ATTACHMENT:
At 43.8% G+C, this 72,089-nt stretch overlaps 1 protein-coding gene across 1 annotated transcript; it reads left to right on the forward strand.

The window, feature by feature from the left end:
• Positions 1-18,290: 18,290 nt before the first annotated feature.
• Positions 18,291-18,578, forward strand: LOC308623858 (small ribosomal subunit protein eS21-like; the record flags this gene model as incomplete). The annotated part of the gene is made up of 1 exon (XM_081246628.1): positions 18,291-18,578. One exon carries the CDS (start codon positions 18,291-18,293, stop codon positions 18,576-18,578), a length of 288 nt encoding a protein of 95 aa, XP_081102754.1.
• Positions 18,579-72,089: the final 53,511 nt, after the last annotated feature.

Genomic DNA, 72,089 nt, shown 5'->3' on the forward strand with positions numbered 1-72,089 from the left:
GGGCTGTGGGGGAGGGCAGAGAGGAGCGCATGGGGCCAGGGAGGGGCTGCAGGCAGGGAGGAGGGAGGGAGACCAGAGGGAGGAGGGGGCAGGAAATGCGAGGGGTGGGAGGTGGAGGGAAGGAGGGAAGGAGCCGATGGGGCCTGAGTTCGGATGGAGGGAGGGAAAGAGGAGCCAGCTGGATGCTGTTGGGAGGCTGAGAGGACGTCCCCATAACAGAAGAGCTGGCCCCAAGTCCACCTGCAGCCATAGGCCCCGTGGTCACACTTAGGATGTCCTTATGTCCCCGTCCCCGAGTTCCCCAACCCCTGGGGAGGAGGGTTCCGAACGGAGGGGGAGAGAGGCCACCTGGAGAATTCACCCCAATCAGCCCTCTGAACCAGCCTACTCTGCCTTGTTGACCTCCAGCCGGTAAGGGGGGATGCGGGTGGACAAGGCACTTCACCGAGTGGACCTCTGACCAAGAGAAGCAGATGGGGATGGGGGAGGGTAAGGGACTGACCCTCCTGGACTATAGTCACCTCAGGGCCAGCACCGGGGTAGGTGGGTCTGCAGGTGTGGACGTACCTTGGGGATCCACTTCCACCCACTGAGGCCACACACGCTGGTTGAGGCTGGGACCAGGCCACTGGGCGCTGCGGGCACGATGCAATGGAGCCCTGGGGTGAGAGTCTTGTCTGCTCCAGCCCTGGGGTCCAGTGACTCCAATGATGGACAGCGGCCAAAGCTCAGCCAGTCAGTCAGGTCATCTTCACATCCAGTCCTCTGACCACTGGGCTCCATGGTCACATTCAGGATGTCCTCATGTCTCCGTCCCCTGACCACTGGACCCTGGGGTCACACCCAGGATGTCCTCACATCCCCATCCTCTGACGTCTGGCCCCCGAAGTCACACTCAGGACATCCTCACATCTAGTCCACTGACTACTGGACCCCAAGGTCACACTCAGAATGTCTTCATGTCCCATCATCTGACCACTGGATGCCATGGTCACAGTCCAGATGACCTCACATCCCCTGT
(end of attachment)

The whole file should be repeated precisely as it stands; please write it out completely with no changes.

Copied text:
At 43.8% G+C, this 72,089-nt stretch overlaps 1 protein-coding gene across 1 annotated transcript; it reads left to right on the forward strand.

The window, feature by feature from the left end:
• Positions 1-18,290: 18,290 nt before the first annotated feature.
• Positions 18,291-18,578, forward strand: LOC308623858 (small ribosomal subunit protein eS21-like; the record flags this gene model as incomplete). The annotated part of the gene is made up of 1 exon (XM_081246628.1): positions 18,291-18,578. One exon carries the CDS (start codon positions 18,291-18,293, stop codon positions 18,576-18,578), a length of 288 nt encoding a protein of 95 aa, XP_081102754.1.
• Positions 18,579-72,089: the final 53,511 nt, after the last annotated feature.

Genomic DNA, 72,089 nt, shown 5'->3' on the forward strand with positions numbered 1-72,089 from the left:
GGGCTGTGGGGGAGGGCAGAGAGGAGCGCATGGGGCCAGGGAGGGGCTGCAGGCAGGGAGGAGGGAGGGAGACCAGAGGGAGGAGGGGGCAGGAAATGCGAGGGGTGGGAGGTGGAGGGAAGGAGGGAAGGAGCCGATGGGGCCTGAGTTCGGATGGAGGGAGGGAAAGAGGAGCCAGCTGGATGCTGTTGGGAGGCTGAGAGGACGTCCCCATAACAGAAGAGCTGGCCCCAAGTCCACCTGCAGCCATAGGCCCCGTGGTCACACTTAGGATGTCCTTATGTCCCCGTCCCCGAGTTCCCCAACCCCTGGGGAGGAGGGTTCCGAACGGAGGGGGAGAGAGGCCACCTGGAGAATTCACCCCAATCAGCCCTCTGAACCAGCCTACTCTGCCTTGTTGACCTCCAGCCGGTAAGGGGGGATGCGGGTGGACAAGGCACTTCACCGAGTGGACCTCTGACCAAGAGAAGCAGATGGGGATGGGGGAGGGTAAGGGACTGACCCTCCTGGACTATAGTCACCTCAGGGCCAGCACCGGGGTAGGTGGGTCTGCAGGTGTGGACGTACCTTGGGGATCCACTTCCACCCACTGAGGCCACACACGCTGGTTGAGGCTGGGACCAGGCCACTGGGCGCTGCGGGCACGATGCAATGGAGCCCTGGGGTGAGAGTCTTGTCTGCTCCAGCCCTGGGGTCCAGTGACTCCAATGATGGACAGCGGCCAAAGCTCAGCCAGTCAGTCAGGTCATCTTCACATCCAGTCCTCTGACCACTGGGCTCCATGGTCACATTCAGGATGTCCTCATGTCTCCGTCCCCTGACCACTGGACCCTGGGGTCACACCCAGGATGTCCTCACATCCCCATCCTCTGACGTCTGGCCCCCGAAGTCACACTCAGGACATCCTCACATCTAGTCCACTGACTACTGGACCCCAAGGTCACACTCAGAATGTCTTCATGTCCCATCATCTGACCACTGGATGCCATGGTCACAGTCCAGATGACCTCACATCCCCTGT